from Dave C (DC): NOTE from Dick Bernard. Only the first portion of this very long response is included here. Most of the ten single spaced pages which followed were data about 37 occurrences between 2010 and 2016 in the United States, all of which were familiar to me. I sent the entire response to DZ (Dean Z, below). DC’s first paragraph: “Do your homework DZ. The statistics [no source of data provided by DC] show the number of mass shootings in the United States between 1982 and August 4, 2019, by race and ethnicity of the shooter(s). Between 1982 and August 2019, 64 out of 114 mass shootings were initiated by White shooters. The Las Vegas strip massacre in 2017 had the highest number of victims between 1982 and 2019, with 58 people killed, and over 500 injured. 19 by black, 10 by Latino, eight by Asian and 12 by others. The list below is a list of mass shootings from Jan 2009 and Jan 2017. I am sure you can find a way to blame that on the current President….. wait it must have been Bush’s…. Reagan’s….? Sorry to interrupt your liberal parade.
from Maria: Thank you Dick. My heart is broken.
from Jermitt: Thanks for your comments, Dick.
from Judy: Greetings Dick, I am always grateful for your words of wisdom. Thank you for your thoughts in the midst of the tragedy that grips the nation. Peace, to you.
POSTNOTE, Dick Bernard, after the President visits to Dayton and El Paso, Aug. 7, 2019: Just Above Sunset, overnight, “Not Wanted”, summed up yesterday, effectively as usual.
There have been a number of private opportunities to engage in off-line conversations since I first sent this post, some support what I say, a few angry and challenging. By no means, however, do I feel like I felt after 9-11-01, when only 6% of Americans felt like I did, that bombing the hell out of Afghanistan was a lousy idea to resolve a serious issue. It was a lonely time for someone advocating reconciliation and work for peace.
Relevant to this conversation: If you enter the word “guns” in the search box for this blog, you will find that 72 (of nearly 1500) posts since March 2009 use guns in some way in the article. Since I write these posts, I can attest that in not a single instance have I advocated for an abolition of guns, though I have never purchased or had a gun in my possession. I certainly do advocate for regulation of weapons….
Kids born on 9-11-01 turn 18 next month. They become adults. Lots of water under the bridge in our country.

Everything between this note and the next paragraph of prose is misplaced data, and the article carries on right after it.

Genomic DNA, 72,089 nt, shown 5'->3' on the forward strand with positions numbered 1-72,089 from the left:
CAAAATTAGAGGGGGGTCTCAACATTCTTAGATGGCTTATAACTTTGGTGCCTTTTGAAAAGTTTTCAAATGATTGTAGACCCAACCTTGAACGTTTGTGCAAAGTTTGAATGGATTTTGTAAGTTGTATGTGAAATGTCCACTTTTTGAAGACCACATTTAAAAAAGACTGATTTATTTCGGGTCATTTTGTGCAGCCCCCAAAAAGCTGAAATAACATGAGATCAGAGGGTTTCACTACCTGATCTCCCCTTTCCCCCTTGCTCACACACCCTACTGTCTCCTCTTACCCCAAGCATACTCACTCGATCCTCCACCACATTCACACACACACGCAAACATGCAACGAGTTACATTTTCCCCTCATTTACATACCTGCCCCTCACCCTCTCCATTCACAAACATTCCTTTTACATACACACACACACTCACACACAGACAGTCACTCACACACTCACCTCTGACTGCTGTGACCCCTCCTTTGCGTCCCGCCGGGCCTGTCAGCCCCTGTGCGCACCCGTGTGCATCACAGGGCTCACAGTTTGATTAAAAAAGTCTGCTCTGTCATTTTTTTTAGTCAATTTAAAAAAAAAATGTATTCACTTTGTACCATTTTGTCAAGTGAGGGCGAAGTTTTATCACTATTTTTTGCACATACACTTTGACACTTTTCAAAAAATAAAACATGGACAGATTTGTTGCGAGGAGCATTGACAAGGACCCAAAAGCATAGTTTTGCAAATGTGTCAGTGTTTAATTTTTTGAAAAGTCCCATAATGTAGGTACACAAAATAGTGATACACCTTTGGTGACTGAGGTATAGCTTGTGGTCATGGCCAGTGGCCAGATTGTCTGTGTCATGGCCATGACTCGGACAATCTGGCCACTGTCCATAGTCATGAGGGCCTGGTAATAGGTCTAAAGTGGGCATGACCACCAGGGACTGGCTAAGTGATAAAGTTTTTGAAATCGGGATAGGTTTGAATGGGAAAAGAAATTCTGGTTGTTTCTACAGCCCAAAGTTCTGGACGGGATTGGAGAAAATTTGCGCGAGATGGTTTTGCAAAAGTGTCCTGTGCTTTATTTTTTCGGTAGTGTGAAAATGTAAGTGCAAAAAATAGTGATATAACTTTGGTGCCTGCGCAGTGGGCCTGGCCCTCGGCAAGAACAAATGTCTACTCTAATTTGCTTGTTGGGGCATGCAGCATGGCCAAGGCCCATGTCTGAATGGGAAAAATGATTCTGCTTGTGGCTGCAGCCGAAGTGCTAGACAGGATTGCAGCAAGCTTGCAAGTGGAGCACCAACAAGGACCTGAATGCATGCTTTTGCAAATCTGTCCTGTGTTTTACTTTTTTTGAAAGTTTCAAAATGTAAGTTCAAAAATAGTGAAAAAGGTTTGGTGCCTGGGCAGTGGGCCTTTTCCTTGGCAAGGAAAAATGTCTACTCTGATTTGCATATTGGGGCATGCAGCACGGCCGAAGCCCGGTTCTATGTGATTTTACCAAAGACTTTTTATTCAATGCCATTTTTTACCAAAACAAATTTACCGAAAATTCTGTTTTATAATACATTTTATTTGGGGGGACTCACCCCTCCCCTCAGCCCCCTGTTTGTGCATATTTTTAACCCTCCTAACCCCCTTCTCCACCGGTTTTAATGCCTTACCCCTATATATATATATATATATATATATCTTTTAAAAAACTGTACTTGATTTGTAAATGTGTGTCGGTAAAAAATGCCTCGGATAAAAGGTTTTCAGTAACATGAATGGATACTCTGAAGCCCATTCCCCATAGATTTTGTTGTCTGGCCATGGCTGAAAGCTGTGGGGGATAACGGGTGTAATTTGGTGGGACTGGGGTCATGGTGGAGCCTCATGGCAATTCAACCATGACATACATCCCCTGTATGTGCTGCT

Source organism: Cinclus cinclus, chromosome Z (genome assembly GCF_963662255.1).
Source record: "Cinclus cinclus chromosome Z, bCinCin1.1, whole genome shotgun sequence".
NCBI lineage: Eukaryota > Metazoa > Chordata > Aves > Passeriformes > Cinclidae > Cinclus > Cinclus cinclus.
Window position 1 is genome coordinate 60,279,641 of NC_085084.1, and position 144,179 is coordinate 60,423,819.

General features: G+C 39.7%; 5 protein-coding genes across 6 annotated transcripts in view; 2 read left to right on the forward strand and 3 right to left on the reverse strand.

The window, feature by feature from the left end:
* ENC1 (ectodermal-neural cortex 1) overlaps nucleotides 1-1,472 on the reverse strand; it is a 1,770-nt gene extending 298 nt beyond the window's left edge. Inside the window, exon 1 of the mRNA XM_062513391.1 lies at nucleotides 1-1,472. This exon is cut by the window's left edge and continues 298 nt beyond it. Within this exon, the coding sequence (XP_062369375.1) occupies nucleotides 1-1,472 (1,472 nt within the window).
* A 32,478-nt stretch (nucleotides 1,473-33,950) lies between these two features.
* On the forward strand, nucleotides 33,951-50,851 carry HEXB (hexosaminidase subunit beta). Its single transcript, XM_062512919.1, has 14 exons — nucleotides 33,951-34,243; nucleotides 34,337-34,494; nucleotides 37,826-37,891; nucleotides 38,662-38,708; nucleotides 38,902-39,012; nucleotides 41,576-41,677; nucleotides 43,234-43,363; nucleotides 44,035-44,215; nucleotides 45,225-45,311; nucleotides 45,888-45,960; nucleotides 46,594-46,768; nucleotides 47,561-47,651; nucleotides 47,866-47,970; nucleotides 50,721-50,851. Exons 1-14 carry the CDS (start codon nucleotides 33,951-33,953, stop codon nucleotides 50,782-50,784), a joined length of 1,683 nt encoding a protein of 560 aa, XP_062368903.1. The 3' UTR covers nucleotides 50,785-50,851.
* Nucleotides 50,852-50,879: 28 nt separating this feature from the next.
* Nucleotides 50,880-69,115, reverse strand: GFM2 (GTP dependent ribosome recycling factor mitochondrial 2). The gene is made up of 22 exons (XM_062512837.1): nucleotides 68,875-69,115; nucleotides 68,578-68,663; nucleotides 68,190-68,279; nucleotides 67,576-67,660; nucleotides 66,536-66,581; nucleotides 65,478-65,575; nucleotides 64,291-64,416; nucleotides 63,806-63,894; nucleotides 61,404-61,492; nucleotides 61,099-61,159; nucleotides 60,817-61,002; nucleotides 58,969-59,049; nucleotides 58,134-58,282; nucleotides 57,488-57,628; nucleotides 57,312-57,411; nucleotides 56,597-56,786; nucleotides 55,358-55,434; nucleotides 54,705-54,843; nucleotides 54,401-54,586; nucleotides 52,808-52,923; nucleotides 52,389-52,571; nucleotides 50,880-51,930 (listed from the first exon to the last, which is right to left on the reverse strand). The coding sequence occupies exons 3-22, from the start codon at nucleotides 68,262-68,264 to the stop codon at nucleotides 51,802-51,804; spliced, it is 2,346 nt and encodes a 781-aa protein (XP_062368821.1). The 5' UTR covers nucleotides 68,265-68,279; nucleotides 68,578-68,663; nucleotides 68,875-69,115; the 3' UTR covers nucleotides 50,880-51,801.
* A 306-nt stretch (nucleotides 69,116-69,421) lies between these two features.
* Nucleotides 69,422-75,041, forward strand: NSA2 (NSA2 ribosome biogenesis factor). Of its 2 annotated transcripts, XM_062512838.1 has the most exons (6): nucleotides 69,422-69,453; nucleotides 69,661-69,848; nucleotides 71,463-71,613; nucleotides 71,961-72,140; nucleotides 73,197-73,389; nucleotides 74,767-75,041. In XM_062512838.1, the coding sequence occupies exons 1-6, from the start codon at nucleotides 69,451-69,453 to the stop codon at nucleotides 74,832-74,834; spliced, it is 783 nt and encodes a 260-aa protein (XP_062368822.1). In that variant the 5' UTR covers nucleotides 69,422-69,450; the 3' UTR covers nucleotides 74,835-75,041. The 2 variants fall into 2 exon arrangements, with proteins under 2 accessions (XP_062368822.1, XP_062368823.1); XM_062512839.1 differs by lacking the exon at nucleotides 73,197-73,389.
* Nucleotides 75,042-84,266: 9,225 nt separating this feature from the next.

In the days since the carnage of last Saturday, I’ve mostly thought of my personal memories of mass murders that made the news. I’ve done no past research – things like these tend to stick in my mind.
The first two seared into my mind happened in the summer of 1966 : Richard Speck, who killed the student nurses in Chicago, and Charles Whitman who spread mayhem, shooting people from the bell tower at the University of Texas. I was in summer school at the UofIllinois at Normal that summer. The country reeled from these tragedies.
The next that come to mind were, as stated in Just Above Sunset this morning, “the Oklahoma City bombing in 1995 and George W. Bush’s visit to a mosque after the terror attacks of Sept. 11, 2001….” Columbine in April, 1999, sticks in my mind, vividly, since my son and family lived, and still do, just over a mile from the high school, and I was there, with them, a week after the carnage. That one was 20 years ago, and ushered in 20 years of carnage.
There’s been a great plenty of wanton killing in this country of ours over the years, but the era in which we are now seems different, in many ways. It does seem that this can possibly become a time in history where sanctioned terror can in fact have the opposite, and positive, effect. As a country, we may be getting sick and tired of accepting an evil status quo.
Sure, it does seem hopeless, but as the saying goes, “it’s always darkest right before the dawn.” It’s up to us to change the conversation – it’s up to us – and make no mistake, that is going to take lots of individual work on our own attitudes.
I think we’re up to it.
PRE-NOTE: Not related to above, but perhaps of interest to some readers. Al Gore was in Minneapolis for a workshop (here). In 2005 we had the opportunity to see his talk about An Inconvenient Truth, then in production; and in 2006 we saw the film. I wrote about both events. Here: Inconvenient Truth001